In his last day in the job before the party reveals its new leader in Bournemouth on Friday, Nigel Farage told Sky News: "It's a great shame isn't it that the head of our established church is not actually prepared to stand up and fight for our Christian culture in this country.
"He's somebody else who should go too."
Mr Farage and Most Rev Justin Welby have previously been involved in disputes over immigration.
Earlier this year Most Rev Welby accused Mr Farage of "legitimising racism," "accentuating fear for political gain" and "inexcusable pandering to people's worries and prejudices".
The Archbishop's comments came after Mr Farage said earlier this year that Britain would experience mass sex attacks on women like the ones which happened in Germany on New Year's Eve if it let in similar numbers of migrants.
Mr Farage said at the time that Mr Welby was "prepared to turn a blind eye" about the situation and highlighted that the Catholic Archbishop of Germany, Cardinal Reinhard Marx, said the sex attacks "can in no way be tolerated".
Premier has contacted Lambeth Palace, which says it is not commenting on Mr Farage's statement.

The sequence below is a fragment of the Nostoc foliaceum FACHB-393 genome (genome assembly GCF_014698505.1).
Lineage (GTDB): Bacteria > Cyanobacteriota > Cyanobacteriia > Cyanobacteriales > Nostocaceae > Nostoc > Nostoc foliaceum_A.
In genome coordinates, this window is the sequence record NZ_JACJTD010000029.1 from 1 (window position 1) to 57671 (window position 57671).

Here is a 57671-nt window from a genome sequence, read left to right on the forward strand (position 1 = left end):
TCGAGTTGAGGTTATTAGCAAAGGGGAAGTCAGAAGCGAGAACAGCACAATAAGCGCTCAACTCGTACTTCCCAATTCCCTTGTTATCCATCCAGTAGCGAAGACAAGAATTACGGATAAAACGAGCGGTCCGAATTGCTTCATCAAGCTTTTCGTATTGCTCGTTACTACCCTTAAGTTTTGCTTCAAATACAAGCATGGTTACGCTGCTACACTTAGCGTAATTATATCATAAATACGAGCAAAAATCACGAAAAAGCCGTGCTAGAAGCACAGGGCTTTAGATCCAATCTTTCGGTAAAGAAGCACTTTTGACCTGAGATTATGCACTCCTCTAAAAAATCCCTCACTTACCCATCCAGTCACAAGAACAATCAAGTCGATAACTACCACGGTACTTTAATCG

Speaking after the election of Diane James, the former UKIP leader said he would support her in her new role but had "done his bit."
Jonathan Arnott, UKIP MEP and Christian, told Premier's News Hour Diane James has a challenge ahead of her.
He said: "It's a time for her to show her ability to unite rather than divide, an ability to work together will all sides of the party to make sure we continute to be a credible and effective fighting force to move forward into future elections."
He told Premier that UKIP is not redundent after voting to leave the European Union (EU)
"Of course there's a massive role to play for UKIP in shaping that future deal and making sure that Brexit actually means the thing that people are voting for when they decided to leave the European Union."
"There's a huge, huge role ahead for UKIP - whether it's talking on issues like crime that's blighting family working class communities, whether it's talking about a fair and reasoned policy on immigration or whether it's talking about excellence in our education system."
Listen to Premier's Aaron James speak to Jonathan Arnott here: